Today, I have seen first-hand how this approach impacts upon vulnerable people.

Earlier this morning, Nigel Evans and I visited a care home here in the town - in fact, as we speak Nigel is still there. We heard from elderly residents who thought they had found a long-term home. It is a community in itself. The residents know their neighbours; the residents know the staff; and the staff know the residents.

But a politician somewhere has decided that it has to close. It may not have been the intention of the decision they took, but by imposing centrally decided standards on care homes while failing to back them up with resources, they have condemned the residents of plas-y-dre to an uncertain, and perhaps an unhappy future.

This is the politics of last century.

So what a relief that we have such a strong team of Conservative AMs in Cardiff.

A group who have worked to try and make the Assembly deliver the better quality of life the people of Wales were promised.

A group who are on their side.

What would the Assembly be without a Conservative group who recognise that people want decent public services not decadent politicians' palaces?

And a group who are being straight-forward and honest with people about what they can achieve in Wales.

I would of course love to see a Conservative victory at next year's elections.

A Conservative led Assembly would put to rest the myth that the only problem with it is that it doesn't have enough power.

And we will fight every seat vigorously to achieve that success.

Half of our candidates are already chosen. Soon we will have our full team in place.

But it's not just about having the right team - it's about having the right policies.

Later this afternoon you will hear more about the policies our Conservative Assembly Members will be putting forward to the people of Wales next year. Nearer the time they will publish their full manifesto.

But it is important that in building these policies we have been talking to the people who matter.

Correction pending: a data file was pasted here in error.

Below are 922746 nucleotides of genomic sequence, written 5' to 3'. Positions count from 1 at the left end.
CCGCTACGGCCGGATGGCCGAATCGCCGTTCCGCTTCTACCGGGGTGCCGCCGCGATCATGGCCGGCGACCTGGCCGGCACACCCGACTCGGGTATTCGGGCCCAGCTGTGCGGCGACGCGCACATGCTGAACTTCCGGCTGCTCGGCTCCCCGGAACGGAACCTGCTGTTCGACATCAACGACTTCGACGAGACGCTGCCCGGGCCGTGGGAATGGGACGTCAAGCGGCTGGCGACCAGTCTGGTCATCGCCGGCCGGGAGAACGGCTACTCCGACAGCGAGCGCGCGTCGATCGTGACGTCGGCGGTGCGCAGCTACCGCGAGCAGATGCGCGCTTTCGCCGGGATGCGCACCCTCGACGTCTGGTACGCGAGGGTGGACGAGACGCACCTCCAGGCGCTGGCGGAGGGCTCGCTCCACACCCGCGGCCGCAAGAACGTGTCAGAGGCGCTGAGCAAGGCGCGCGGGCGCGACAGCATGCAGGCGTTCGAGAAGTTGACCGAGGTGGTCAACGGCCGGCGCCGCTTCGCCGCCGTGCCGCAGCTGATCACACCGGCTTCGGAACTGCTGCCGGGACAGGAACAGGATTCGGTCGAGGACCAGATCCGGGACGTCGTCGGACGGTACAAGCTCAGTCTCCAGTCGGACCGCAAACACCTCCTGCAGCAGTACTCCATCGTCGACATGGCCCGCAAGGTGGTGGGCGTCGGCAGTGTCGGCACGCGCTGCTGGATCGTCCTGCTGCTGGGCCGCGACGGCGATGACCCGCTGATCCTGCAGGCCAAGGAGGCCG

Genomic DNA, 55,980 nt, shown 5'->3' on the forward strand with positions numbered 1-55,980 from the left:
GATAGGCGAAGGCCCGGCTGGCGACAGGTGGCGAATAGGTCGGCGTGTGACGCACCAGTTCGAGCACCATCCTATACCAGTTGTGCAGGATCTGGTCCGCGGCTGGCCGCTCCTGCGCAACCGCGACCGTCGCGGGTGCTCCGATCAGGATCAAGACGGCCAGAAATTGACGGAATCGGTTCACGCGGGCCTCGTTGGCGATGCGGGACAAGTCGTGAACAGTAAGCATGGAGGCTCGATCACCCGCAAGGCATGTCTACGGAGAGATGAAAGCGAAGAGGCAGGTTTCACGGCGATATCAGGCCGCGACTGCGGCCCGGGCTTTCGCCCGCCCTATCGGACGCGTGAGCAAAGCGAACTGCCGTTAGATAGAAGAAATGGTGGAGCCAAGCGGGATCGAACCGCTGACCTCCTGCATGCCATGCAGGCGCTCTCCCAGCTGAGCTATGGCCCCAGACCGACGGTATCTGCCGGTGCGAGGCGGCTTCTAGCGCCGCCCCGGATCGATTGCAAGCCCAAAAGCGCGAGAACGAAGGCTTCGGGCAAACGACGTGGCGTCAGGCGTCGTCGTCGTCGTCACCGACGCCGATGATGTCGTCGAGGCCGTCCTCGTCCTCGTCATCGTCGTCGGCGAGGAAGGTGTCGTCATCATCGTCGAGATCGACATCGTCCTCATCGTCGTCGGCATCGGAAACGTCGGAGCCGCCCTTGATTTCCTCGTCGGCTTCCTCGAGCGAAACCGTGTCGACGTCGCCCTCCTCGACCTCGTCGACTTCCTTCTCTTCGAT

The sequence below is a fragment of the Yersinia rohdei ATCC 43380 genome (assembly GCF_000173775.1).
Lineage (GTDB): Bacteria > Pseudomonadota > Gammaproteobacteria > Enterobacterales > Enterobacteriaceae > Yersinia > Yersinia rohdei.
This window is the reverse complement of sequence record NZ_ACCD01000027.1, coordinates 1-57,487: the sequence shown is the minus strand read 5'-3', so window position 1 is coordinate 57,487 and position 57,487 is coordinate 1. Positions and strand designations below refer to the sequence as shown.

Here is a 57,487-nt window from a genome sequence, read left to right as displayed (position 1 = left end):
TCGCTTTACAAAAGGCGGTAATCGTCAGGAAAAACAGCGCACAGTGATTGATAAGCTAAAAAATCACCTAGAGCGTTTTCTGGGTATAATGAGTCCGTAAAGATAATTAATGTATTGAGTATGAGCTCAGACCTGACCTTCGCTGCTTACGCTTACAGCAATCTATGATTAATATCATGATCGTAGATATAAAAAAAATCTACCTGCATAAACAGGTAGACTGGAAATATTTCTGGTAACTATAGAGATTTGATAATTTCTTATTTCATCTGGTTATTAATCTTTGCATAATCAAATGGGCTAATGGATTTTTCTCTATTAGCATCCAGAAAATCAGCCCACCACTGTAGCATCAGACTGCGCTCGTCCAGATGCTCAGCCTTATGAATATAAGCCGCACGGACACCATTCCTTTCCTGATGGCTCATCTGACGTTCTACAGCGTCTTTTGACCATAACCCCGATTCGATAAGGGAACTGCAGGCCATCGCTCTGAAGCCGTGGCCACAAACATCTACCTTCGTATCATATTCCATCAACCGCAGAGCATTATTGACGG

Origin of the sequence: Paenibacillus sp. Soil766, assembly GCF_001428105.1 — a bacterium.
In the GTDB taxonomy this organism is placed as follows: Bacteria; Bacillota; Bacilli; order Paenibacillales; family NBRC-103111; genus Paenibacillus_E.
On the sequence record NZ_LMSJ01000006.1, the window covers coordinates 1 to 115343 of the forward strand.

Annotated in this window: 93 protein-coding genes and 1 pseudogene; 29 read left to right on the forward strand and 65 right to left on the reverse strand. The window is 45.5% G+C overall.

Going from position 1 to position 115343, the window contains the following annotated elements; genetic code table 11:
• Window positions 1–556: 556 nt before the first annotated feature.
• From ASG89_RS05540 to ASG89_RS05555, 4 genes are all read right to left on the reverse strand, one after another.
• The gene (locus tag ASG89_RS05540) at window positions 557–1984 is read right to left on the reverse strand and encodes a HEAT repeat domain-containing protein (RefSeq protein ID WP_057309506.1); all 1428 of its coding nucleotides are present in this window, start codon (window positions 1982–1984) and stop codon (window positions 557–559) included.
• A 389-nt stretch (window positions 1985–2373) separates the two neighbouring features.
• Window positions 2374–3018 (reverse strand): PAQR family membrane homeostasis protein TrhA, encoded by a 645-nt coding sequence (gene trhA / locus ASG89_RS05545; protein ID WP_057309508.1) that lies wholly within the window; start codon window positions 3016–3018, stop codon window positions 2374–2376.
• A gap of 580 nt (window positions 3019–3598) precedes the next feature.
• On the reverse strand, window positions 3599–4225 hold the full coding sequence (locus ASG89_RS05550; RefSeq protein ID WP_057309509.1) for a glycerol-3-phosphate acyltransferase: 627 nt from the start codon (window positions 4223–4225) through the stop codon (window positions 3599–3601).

On education, we've been talking to parents and teachers. We've been finding out about their concerns. We know what they want, and we know how to deliver it.

They want local schools to have the freedom, the flexibility and the finance to deliver world-class education. So we need to stop politicians and bureaucrats dipping into their budgets by ring-fencing the money they are given.

On health, we've spoken to doctors, nurses and patients. They think Jane Hutt's plans to replace 5 health bodies with 37 different organisations are mad. 80 per cent of NHS managers have already said such a reorganisation won't achieve better health care. So we should take the politicians out of the NHS and let doctors, nurses and patients decide the best way to organise themselves.

On transport, we recognise that the best way to improve public transport is not to tax the motorist off the road. For many people in Wales the car isn't a luxury - it's a necessity. So we need to improve the road and rail links throughout Wales. Anyone trying to get here to Llandudno will testify to that.

None of these things can be solved by money alone.

You don't improve schools, hospitals or the transport system by simply throwing more money at it. Unless you are also prepared to think about how you spend the money, unless you are prepared to consider changing the systems you are spending it on, then all the money in the world won't deliver the world-class public services people want.

And the tragedy is that when public services fail it is vulnerable people who suffer the most.

It's the vulnerable who are suffering most as a result of our failing health service. It's ok if you can afford to buy your way out of it. If you can afford to travel to France or South Africa to receive treatment then the spiralling waiting lists need not affect you. But why should people have to spend their life savings to save their own life?